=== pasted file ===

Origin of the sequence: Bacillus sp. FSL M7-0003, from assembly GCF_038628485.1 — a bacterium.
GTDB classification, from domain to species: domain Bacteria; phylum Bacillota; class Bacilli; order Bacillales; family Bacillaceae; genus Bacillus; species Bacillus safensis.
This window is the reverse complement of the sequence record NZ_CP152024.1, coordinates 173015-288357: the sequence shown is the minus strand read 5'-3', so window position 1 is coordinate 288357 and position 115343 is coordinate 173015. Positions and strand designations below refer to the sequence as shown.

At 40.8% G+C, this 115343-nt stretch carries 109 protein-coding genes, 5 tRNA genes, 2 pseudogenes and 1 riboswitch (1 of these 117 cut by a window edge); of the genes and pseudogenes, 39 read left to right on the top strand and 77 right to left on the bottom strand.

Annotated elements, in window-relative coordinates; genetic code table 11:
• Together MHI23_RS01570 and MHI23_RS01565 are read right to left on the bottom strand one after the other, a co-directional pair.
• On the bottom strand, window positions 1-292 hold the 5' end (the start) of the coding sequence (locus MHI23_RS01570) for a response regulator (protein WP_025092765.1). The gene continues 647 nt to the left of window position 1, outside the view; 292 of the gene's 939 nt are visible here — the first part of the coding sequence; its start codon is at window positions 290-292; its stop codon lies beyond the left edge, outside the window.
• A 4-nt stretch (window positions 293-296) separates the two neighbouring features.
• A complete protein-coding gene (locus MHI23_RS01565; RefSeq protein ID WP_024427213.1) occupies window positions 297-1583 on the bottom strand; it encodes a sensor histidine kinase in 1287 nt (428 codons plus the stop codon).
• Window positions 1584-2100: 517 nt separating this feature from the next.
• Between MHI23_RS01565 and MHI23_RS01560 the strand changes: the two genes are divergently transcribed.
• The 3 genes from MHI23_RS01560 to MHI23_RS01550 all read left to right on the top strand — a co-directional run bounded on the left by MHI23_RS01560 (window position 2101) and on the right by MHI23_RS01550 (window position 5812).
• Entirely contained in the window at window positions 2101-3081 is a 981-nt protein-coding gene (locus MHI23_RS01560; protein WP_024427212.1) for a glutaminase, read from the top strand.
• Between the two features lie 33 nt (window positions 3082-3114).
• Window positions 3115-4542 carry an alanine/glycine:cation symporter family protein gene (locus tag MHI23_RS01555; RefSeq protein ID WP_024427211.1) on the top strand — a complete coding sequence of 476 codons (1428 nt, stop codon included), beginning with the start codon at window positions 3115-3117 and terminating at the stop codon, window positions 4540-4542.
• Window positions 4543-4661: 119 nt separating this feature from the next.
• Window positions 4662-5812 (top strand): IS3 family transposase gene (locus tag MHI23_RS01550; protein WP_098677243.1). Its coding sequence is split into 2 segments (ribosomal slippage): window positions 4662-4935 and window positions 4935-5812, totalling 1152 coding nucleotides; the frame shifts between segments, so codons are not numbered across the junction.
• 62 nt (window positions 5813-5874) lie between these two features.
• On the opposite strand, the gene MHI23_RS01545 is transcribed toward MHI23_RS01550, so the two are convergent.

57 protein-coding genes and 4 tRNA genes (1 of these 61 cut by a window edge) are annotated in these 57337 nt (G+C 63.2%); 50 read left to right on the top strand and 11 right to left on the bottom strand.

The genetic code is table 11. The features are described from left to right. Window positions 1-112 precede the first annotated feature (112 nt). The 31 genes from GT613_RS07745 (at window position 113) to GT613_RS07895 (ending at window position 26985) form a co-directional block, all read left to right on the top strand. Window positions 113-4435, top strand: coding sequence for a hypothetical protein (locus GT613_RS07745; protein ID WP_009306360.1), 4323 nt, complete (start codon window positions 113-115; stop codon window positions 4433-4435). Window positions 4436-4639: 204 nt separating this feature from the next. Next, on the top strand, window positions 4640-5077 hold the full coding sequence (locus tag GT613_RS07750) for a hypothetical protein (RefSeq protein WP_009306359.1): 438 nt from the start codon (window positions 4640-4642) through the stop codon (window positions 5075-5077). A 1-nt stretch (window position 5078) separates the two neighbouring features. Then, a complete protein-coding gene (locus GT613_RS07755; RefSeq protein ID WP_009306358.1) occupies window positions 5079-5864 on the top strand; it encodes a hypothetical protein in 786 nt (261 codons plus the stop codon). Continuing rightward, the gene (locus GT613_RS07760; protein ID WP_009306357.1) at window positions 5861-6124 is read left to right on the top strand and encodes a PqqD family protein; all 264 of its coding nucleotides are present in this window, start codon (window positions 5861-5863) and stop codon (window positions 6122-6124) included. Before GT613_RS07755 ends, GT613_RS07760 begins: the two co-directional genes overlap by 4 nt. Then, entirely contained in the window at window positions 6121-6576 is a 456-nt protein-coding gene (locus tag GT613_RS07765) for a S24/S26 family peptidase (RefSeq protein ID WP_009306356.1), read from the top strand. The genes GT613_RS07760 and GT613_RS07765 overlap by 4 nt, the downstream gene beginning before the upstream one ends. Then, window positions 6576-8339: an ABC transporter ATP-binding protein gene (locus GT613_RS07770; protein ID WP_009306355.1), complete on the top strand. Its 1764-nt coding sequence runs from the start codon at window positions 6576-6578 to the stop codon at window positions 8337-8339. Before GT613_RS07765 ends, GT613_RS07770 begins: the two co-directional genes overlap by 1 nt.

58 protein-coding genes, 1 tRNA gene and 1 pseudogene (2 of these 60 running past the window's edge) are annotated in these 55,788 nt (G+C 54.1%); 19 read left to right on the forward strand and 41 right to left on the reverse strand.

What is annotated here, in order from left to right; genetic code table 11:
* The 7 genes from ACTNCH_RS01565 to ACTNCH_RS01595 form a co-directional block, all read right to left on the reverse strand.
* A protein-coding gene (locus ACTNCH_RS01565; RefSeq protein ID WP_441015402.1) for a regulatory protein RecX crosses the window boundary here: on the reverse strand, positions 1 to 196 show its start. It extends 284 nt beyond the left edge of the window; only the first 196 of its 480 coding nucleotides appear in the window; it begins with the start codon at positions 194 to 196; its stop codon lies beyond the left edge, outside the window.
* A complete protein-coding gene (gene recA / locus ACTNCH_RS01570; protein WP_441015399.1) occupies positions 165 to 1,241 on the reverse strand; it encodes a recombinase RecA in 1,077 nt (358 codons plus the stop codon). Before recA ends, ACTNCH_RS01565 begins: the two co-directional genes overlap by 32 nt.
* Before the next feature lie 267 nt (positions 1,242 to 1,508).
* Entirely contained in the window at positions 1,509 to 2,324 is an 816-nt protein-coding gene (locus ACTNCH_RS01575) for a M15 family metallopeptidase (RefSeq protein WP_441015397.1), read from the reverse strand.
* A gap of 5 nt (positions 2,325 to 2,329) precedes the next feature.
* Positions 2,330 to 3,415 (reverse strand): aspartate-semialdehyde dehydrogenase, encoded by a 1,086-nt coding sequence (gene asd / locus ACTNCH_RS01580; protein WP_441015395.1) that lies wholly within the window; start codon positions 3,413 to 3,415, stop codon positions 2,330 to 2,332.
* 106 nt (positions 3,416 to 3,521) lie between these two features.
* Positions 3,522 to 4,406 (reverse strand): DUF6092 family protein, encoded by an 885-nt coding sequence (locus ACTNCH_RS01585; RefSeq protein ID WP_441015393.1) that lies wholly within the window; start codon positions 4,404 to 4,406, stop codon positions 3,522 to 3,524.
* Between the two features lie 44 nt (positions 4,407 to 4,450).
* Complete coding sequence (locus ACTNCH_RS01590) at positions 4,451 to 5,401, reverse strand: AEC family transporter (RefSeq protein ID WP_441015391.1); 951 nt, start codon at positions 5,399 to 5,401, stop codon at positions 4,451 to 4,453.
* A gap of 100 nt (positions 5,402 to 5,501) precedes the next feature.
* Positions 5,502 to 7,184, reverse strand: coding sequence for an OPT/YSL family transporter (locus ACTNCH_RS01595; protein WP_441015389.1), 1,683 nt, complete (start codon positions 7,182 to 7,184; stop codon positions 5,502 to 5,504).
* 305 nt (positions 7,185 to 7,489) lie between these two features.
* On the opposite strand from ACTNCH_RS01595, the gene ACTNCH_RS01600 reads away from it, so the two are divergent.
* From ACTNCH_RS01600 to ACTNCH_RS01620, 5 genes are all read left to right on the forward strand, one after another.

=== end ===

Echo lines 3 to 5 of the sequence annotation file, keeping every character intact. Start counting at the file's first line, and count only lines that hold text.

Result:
This window is the reverse complement of the sequence record NZ_CP152024.1, coordinates 173015-288357: the sequence shown is the minus strand read 5'-3', so window position 1 is coordinate 288357 and position 115343 is coordinate 173015. Positions and strand designations below refer to the sequence as shown.

At 40.8% G+C, this 115343-nt stretch carries 109 protein-coding genes, 5 tRNA genes, 2 pseudogenes and 1 riboswitch (1 of these 117 cut by a window edge); of the genes and pseudogenes, 39 read left to right on the top strand and 77 right to left on the bottom strand.

Annotated elements, in window-relative coordinates; genetic code table 11: